The Bitcoin craze is catching on in India. While tech geeks and young investors eye the digital cryptocurrency as its value soars, the government, too, is contemplating a course of action surrounding its regulation.
In a move expected to boost financial inclusion, the Department of Economic Affairs in the Ministry of Finance in India has formed an inter-disciplinary committee to examine the framework on virtual currencies. (It is expected to share its findings next month.) In addition, the government initiated a discussion on its forum MyGov to seek public opinion on virtual currencies. Clearly, despite some initial reservations, the Indian government is keen on understanding how Bitcoin works and is willing to deploy resources to build frameworks.
Bitcoin investors and companies welcome these efforts. They feel will it allow them to address concerns over security and risks pertaining to the use of Bitcoin, and eventually work towards improving its infrastructure.
The majority of Indians who participated in the discussion on MyGov expressed interest in seeing Bitcoin become a larger part of the financial and trading systems in India. But, they were also apprehensive about its reliability as a currency. There have been reports of bitcoin trading amounting to money-laundering and that it propagates the financing of terrorist outfits.
Hesham Rehman, CEO and cofounder of Bitxoxo, understands the concerns but urges that “there is nothing corrupt about cryptocurrencies—they enable direct transactions with no third-party intervention.”
Still, Indian Bitcoin companies are observing an increase in customers. After Prime Minister Narendra Modi’s demonetization move last November, numbers surged and it believed there are nearly 600,000 Bitcoin users in India, according to the founders of several bitcoin outfits. Companies also attribute growing interest to the increase in internet penetration, the success of Bitcoin overseas and the allure of the returns on unconventional investments.
Keeping Bitcoin secure
To keep their user base growing, India’s Bitcoin companies are keen on proving their platforms are trustworthy. They’re implementing multiple security checks, and all Bitcoin companies seek a valid ID proof from users that include government-verified address documents, a Permanent Account Number (PAN) or an Aadhaar number. Some companies even conduct voice verification and seek bank account details.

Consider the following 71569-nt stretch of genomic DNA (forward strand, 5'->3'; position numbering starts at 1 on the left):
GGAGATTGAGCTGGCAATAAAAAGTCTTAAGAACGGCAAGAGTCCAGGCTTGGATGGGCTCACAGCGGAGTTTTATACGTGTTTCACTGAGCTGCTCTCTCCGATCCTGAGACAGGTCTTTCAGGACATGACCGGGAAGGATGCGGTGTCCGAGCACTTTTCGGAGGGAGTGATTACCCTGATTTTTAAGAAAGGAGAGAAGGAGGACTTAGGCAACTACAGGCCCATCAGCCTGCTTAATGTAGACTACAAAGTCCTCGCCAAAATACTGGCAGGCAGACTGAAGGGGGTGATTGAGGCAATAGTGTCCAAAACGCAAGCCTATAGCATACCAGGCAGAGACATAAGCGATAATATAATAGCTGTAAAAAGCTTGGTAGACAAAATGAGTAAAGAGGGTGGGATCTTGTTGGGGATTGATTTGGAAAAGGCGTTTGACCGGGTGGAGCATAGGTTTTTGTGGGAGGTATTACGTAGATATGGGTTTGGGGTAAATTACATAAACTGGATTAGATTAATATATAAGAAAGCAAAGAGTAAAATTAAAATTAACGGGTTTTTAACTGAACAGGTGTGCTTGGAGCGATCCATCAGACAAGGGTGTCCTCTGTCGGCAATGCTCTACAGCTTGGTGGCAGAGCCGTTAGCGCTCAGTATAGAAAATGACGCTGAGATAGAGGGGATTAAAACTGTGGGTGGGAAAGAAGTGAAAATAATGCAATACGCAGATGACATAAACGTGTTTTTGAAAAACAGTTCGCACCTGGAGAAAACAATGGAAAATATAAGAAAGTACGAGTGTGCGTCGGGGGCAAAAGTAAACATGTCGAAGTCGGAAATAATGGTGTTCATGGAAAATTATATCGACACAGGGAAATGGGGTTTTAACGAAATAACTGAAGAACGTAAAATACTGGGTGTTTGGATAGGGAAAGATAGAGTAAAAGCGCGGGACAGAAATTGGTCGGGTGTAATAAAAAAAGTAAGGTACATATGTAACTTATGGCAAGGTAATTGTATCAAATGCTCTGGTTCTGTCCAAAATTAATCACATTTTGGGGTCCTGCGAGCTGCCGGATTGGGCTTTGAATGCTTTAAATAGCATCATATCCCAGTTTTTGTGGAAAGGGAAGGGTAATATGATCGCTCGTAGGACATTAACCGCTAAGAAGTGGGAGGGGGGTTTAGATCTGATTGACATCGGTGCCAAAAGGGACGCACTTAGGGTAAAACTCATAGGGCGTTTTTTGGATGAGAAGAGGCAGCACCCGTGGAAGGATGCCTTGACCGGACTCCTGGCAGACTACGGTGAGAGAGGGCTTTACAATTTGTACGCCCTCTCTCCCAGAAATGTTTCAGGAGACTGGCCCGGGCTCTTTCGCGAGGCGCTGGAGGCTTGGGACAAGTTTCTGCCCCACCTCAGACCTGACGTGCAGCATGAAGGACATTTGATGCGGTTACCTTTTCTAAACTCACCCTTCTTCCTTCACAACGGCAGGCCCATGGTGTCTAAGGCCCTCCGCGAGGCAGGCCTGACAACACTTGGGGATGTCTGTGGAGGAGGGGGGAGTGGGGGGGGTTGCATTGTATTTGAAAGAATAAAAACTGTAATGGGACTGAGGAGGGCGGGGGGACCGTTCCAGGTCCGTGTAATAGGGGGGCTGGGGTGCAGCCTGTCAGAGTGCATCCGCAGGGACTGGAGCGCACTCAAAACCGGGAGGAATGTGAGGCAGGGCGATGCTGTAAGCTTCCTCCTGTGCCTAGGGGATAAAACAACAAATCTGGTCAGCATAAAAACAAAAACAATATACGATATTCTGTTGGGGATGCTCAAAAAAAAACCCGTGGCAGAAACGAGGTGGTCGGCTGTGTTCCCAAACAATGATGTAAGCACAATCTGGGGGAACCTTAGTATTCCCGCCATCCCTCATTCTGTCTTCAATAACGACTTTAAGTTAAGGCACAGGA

Benson Samuel, chief technology officer and founder of Coinsecure says, “These are expensive but necessary steps. By improving our infrastructure, current customers are assuaged and future customers are confident.” Aside from providing a strong security infrastructure, Samuel also believes that service providers should work towards simplifying the Bitcoin interface for users, which would encourage more people to adopt the technology.
Private Bitcoin companies have even formed their own association: the Digital Assets and Blockchain Foundation India (DABFI). The self-regulated entity is working towards educating the masses about cryptocurrencies and propagating best industry practices for businesses. Rashmit Gupta, whose company SearchTrade is a founding member of DABFI, says that it aims “to create more confidence among the public to use Bitcoin, and eventually increase the use of digital tokens more effectively.”
Growing investor confidence
Such efforts have not gone in vain. Until 2013, Bitcoin wasn’t very popular in India. Now, there’s a fast-growing customer base as well as rising investor confidence.
Unocoin raised $1.5 million USD, a record for an Indian digital currency outfit, and is paving the way for domestic and international investors to support Indian Bitcoin companies. Another bitcoin company Zebpay raised $1 million USD in 2016, largely from Claris Life Sciences and Jindal Worldwide.
Arpit Agarwal, principal at Mumbai-based Blume Ventures, urges venture capitalists to keep an open mind when it comes to Bitcoin companies. “Some financial investors are rightfully cautious about investing in this space due to lack of regulatory clarity. But, the government is working with private players to sketch regulatory frameworks that boost innovation as well as ensure safety of the platforms,” he says.
A promising future
Bitcoin’s future in India looks promising. Service providers are keen to expand the scope of usage, with the hope that the government and regulatory authorities provides them adequate frameworks.
Currently, Bitcoins are used to make purchases through mobile apps and buy gift vouchers. In the future, companies plan to step up the infrastructure that would support remittances to India and provide online financial solutions for the country’s unbanked population.